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Focal reducer vs 2" eyepieces

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#1 hboswell

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Posted 28 January 2021 - 07:04 AM

If I have a .63 focal reducer for my 6se, is there any point in upgrading to a 2" visual back? From a bit of reading I've done it seems the answer is no, but I thought I'd check to see if I'm overlooking something.

 

Thanks,

Harry



#2 peta62

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Posted 28 January 2021 - 07:11 AM

In my opinion the question is what do you prefer. If you like no vignetting stay with 1.25", if you prefer to see wider regardless bit darker edges go with 2". I personally am the latter, I just love to see wide, but I understand the people who are stressing the quality edge to edge.



#3 mlord

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Posted 28 January 2021 - 07:15 AM

If I have a .63 focal reducer for my 6se, is there any point in upgrading to a 2" visual back?

IMHO with a 6se, there is never any point to upgrading to a 2" visual back, except possibly for a stronger connection to the diagonal, or perhaps simply so that one can acquire 2" accessories that will be moved to a larger scope someday.

 

To understand why, just unscrew the existing 1.25" visual back from the scope, and measure the diameter of the opening that remains on the back of the scope.. very small.

 

Cheers



#4 hboswell

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Posted 28 January 2021 - 07:19 AM

IMHO with a 6se, there is never any point to upgrading to a 2" visual back, except possibly for a stronger connection to the diagonal, or perhaps simply so that one can acquire 2" accessories that will be moved to a larger scope someday.

 

To understand why, just unscrew the existing 1.25" visual back from the scope, and measure the diameter of the opening that remains on the back of the scope.. very small.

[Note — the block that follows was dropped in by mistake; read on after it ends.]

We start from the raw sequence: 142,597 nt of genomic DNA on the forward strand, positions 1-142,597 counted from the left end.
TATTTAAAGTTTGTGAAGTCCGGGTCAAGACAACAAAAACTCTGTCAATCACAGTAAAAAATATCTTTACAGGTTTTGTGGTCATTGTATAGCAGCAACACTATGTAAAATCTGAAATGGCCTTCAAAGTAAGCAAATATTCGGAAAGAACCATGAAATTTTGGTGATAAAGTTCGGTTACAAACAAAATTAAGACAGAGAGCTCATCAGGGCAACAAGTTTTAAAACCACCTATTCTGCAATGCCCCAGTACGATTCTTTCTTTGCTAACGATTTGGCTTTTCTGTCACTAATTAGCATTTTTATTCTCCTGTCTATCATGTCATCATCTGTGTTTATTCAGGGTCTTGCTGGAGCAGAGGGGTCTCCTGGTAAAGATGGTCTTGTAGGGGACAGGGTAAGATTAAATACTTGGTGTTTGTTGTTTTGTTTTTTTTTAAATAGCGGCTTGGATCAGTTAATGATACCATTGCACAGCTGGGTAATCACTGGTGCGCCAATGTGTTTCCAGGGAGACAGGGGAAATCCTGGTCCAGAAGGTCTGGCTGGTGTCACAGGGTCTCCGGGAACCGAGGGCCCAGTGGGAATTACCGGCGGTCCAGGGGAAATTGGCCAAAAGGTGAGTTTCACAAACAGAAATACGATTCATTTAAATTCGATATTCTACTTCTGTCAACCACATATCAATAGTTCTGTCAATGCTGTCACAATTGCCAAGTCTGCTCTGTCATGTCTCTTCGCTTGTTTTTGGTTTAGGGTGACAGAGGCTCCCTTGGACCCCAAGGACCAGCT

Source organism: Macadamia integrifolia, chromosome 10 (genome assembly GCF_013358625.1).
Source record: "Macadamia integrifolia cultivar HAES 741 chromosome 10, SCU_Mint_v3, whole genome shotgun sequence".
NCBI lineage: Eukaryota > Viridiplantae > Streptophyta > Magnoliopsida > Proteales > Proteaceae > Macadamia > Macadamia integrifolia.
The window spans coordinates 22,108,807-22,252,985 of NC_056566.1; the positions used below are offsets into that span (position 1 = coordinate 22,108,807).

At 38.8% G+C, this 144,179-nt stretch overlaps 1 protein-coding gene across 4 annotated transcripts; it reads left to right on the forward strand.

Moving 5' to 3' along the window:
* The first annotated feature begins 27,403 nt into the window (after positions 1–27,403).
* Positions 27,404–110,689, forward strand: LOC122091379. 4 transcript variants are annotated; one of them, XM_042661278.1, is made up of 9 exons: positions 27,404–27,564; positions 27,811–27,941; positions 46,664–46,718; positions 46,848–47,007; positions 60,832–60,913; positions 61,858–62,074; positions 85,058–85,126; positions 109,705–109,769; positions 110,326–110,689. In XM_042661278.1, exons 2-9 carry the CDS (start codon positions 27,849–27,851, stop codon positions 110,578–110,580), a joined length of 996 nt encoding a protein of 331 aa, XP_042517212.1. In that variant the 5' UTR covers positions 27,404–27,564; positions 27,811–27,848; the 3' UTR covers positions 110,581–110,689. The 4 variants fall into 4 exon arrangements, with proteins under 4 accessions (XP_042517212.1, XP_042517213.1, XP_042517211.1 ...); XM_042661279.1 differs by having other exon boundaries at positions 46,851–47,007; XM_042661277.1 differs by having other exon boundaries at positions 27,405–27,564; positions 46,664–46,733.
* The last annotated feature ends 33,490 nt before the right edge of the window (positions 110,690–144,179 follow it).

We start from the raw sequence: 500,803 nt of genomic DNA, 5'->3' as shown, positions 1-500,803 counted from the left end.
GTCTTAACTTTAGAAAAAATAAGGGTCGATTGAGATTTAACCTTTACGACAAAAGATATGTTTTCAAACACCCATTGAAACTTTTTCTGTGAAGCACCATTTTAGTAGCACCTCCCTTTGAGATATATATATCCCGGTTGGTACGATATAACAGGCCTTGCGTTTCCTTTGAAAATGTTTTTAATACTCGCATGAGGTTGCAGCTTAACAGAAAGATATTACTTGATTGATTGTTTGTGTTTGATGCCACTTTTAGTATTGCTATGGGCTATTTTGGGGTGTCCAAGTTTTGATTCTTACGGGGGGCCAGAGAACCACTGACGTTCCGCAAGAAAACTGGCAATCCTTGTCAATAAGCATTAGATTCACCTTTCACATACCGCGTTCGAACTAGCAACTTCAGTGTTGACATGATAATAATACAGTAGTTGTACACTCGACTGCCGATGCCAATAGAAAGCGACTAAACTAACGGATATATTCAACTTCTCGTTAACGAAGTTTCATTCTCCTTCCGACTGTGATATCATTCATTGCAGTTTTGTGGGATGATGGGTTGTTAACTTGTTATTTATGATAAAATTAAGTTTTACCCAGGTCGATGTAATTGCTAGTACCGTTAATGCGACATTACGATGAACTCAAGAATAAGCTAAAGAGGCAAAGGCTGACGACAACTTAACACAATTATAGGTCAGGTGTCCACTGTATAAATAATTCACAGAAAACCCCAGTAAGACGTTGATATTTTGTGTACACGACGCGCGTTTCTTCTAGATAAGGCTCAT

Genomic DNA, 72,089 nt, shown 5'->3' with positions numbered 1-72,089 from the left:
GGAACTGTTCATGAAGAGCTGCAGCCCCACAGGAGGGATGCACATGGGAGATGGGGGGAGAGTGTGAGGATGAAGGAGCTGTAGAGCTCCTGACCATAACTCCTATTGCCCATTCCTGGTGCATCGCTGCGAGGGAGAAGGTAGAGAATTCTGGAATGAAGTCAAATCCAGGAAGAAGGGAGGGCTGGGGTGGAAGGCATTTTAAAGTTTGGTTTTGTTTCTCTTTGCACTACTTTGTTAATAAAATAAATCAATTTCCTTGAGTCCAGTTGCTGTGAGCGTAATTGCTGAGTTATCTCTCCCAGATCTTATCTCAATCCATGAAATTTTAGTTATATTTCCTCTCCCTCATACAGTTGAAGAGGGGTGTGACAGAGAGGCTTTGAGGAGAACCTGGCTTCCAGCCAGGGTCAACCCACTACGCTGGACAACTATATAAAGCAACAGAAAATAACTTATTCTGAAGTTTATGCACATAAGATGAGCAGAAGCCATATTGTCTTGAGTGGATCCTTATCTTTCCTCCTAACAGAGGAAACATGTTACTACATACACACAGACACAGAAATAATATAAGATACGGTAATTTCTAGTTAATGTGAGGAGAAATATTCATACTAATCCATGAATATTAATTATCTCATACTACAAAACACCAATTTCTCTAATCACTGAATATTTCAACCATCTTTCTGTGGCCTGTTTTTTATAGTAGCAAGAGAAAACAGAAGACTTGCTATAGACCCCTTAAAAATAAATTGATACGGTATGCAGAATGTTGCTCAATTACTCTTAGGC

Cheers

This is a factor, since my Starmaster has a 2" focuser. I could share eyepieces.  But it isn't that critical a factor.

 

Harry



#5 junomike

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Posted 28 January 2021 - 07:24 AM

IME I'd use either the Reducer + 1.25" EP's OR the 2" EP's but some have found success with shorter F/L 2" EP's.



#6 wrnchhead

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Posted 28 January 2021 - 09:02 AM

My C8 won't come to focus with the reducer and a 2" visual back and diagonal. And after reading about the effect it has on the correction of the scope and possible aperture loss, I have been content with 1.25 gear. This may be different on a C6



#7 cst4

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Posted 28 January 2021 - 09:12 AM

If you want to use the reducer then I suggest just staying with 1.25" format.  I believe the optimum backfocus for those .63 reducers is around 105mm which many 2" diagonal light paths exceed... add to that field stops in 2" eyepieces that are larger than the SCT baffle and vignetting might become very pronounced when using both a reducer and 2" eyepieces.  I have both a reducer and 2" visual back / diagonal... I really don't know why I've never tried to use them both to see what happens.  Anyway, the reducer provides a much flatter image which is very nice.  However, I still find myself choosing to leave the reducer off and use my 2" accessories because all my other scopes share these accessories.  Even with my widest pieces like my 42mm LVW I do not see any vignetting.  I believe 2" eyepieces can get you a tad wider than 1.25" eyepieces with focal reducer.  It's just a matter of personal preference which way you want to go to extend the scopes range to wider views.


Edited by cst4, 28 January 2021 - 09:14 AM.

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#8 rboe

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Posted 28 January 2021 - 11:17 AM

Not as cheap as the focal reducer but in the end it's the option I use - I use my faster refractor. I moved to refractors for their ease of use and wide field views. But two of my "larger" ones have a lot of weight at each end which brings up mount problems (solved with the Losmandy alt-az mount) so that brought me back to SCT's. Classic case of circular logic. :wron:

 

On the C11 and C8 I have 2" diagonals because I have some nice 2" eye pieces and they all get moved around between the scopes. The C6 came with a Baader 2" quick mount on the back so I got a 2" diagonal for it. I tried to remove it but it has a very very small set screw and I don't have an allen wrench that small to remove it. I think I know why it came with the scope. :)

 

The light cone for all three scope is made for a 1-1/4" eye piece so no advantage to using a 2" eye piece - except you get to use it if you have it. I will say the C11 looks better with a 2" diagonal that with that tiny 1-1/4" - but looks don't help the function. I have a Williams Optics binoviewer and it DOES help, mechanically, to mount the binoviewer on a 2" setup. Just feels more secure. Binoviewers were the bees knees at one time, but like bell bottoms, I've moved on.